“Michael. Hope to see you around.” He gives a wink as he turns back to some business behind his counter.


“You can stop smiling now.”

I’m called back from my daydream out the window by Kara’s negativity.

“I’m not smiling. You’re smiling.” I look over at her, noticing her eyes fixated on the road. “You can’t even see my face!”

She giggles a knowing giggle.

“Jules, you’re absolutely lost in thoughts of him. I can prove it.”

“Like hell you can!”

“Who paid for the comic?”

“I did!” Wait a minute. “You promised you’d buy me a comic!”

“If I did that, you wouldn’t have had alone time to flirt.”

“You still owe me a comic. Besides, he wasn’t why I was distracted.”

She raises her eyebrow, eyes still on the road.

“Sweetie, he was pretty enough to break your language. I’d say you can cut the act.”

“No seriously! I was more interested in that art contest he mentioned.”

Kara’s brow furrows.

“But, Jules, you never really…” she trails off, unsure how to say it.

“Never really what?” I ask, more than a little annoyed.

“Jules, I love you, but you’ve never really put that much effort into your art. You have that website, but your work on there is sporadic to say the least.”

Kara’s words stung like a knife. Comics are my passion, she knows that.

She continues.

“I guess… Well, I guess I never really thought you saw that as a potential career.” Her words are steeped in humility. It’s an odd change for her.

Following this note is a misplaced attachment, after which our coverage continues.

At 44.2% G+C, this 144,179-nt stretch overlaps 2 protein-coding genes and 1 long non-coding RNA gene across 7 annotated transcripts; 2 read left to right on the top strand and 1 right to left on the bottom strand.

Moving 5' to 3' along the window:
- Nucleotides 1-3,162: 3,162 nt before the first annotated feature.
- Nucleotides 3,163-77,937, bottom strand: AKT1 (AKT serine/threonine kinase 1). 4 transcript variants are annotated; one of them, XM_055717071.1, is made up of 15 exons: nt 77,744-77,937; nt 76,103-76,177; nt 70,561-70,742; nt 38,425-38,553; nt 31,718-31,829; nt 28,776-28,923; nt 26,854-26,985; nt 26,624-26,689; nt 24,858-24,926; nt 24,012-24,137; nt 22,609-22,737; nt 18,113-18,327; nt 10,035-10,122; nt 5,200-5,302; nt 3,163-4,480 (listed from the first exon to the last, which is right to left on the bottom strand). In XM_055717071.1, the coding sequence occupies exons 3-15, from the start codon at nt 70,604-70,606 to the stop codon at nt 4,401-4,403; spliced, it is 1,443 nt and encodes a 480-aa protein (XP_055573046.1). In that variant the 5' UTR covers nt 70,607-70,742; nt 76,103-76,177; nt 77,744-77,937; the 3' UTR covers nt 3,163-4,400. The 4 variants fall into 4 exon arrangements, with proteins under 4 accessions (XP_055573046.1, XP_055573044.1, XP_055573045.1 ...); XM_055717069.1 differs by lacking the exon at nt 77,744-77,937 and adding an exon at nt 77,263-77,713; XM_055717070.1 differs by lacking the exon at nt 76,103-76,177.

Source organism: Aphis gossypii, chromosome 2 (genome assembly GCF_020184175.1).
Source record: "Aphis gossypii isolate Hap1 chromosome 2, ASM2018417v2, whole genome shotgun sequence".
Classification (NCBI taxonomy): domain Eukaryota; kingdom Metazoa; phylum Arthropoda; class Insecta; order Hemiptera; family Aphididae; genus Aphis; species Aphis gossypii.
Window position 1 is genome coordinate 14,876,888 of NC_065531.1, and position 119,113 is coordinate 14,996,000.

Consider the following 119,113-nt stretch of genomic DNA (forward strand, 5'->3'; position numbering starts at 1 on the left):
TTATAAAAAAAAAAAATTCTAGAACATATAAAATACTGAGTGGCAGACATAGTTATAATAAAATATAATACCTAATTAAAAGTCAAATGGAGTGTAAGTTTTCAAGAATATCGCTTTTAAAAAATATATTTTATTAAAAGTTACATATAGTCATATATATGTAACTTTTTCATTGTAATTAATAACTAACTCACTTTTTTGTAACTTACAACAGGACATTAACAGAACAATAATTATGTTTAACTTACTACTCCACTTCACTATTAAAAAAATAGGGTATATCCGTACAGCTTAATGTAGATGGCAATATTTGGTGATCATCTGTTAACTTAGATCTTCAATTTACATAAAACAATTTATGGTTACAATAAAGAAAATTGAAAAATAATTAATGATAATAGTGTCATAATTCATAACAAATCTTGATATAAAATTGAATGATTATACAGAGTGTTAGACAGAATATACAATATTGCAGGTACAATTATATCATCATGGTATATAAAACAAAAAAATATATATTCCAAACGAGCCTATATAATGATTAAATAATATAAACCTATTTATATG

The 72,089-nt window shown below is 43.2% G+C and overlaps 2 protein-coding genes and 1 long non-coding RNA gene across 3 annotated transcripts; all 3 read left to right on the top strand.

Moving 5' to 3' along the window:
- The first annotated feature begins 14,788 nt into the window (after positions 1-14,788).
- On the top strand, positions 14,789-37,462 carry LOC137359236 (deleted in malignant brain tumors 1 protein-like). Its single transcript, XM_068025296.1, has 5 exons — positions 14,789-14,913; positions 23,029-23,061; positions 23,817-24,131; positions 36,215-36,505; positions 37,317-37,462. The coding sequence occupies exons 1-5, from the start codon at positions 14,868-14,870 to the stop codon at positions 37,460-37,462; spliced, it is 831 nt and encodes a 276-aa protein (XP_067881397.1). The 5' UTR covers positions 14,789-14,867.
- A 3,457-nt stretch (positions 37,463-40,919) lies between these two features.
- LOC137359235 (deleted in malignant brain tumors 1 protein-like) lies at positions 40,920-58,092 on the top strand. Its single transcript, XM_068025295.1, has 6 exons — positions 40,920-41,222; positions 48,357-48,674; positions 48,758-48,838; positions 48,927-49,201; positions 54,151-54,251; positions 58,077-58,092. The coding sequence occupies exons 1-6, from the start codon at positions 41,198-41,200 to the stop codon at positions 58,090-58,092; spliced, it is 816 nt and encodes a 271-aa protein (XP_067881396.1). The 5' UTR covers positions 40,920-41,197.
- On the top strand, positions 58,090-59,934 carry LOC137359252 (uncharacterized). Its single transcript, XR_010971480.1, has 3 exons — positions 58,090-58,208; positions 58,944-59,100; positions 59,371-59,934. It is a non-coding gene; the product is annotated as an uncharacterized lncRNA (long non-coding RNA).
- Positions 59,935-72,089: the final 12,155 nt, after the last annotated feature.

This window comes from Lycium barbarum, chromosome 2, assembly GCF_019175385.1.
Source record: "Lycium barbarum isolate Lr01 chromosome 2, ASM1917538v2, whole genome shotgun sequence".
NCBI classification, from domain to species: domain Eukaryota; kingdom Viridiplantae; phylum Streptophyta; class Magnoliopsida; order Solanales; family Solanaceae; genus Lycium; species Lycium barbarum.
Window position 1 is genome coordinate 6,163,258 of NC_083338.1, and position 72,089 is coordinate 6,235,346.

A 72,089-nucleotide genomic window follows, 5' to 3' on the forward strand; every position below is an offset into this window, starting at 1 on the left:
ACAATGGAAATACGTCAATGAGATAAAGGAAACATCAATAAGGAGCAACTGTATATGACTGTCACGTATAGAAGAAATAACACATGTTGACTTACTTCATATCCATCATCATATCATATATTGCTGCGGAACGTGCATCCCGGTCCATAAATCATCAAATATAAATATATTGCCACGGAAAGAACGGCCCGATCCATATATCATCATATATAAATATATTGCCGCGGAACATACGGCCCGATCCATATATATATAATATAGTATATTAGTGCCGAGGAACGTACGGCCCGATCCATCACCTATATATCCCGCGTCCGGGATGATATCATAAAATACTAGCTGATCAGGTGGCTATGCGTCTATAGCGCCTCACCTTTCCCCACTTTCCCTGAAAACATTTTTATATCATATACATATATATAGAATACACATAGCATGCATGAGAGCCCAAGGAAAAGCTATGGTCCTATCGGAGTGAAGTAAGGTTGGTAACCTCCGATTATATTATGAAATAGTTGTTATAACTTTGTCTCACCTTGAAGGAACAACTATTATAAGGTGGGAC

“So what? Am I supposed to accept life at a call center for the next thirty years?” My tone has a little more bite than it should, but I expected support from her.

“No! Of course not. It’s just, I didn’t really expect you to care more about an art contest than a hot guy.”

“Not everything has to be about my love life!” I spit back. “Besides, like you can talk. Never imagined you’d want a guy with substance over looks.”

I feel the entire mood of the car shift. Neither of us says anything the rest of the way home.

Inside the house, Kara immediately makes a beeline for her room. Fine. She started it, but fine. Be that way.

I head to the kitchen and pour myself some tea. It was the only thing we had left in the kitchen. Guess we need to make a grocery run.

The hallway to my room has a clear shot of Kara’s closed door. I stand outside my room for a minute to take a careful sip.

As the steam rises up from the glass and hits my face, I remember the warmth in my face as I stood there talking to the comic guy.


My face warms, but not from the steam anymore.

“Told you, you were hung up on him!” Kara yells from her now open room door.

I choke on my drink, and drop the cup, spilling my tea on the floor.

“I ain’t cleaning that up,” Kara says, before going back in and closing her room.

Mild Mannered: Issue #2

We pull into the mall and park. Kara leads me to some of her favorite department stores. As we walk around the shopping center, I can’t help but think about what Kara said. I mean, she’s kinda right. But I think the break up with Cal just really made me think about my life.

I work for a call center. My associate degree helped get me a, well not cushy, but not super terrible position. It paid well enough to more than live. I could survive and do the things I found fun on it. But it doesn’t feel fulfilling. I considered going back to college, but I don’t know what I’d study. I don’t know what I want to do.

When Cal broke up with me, I realized I don’t seem to be going anywhere. And I don’t know what to do.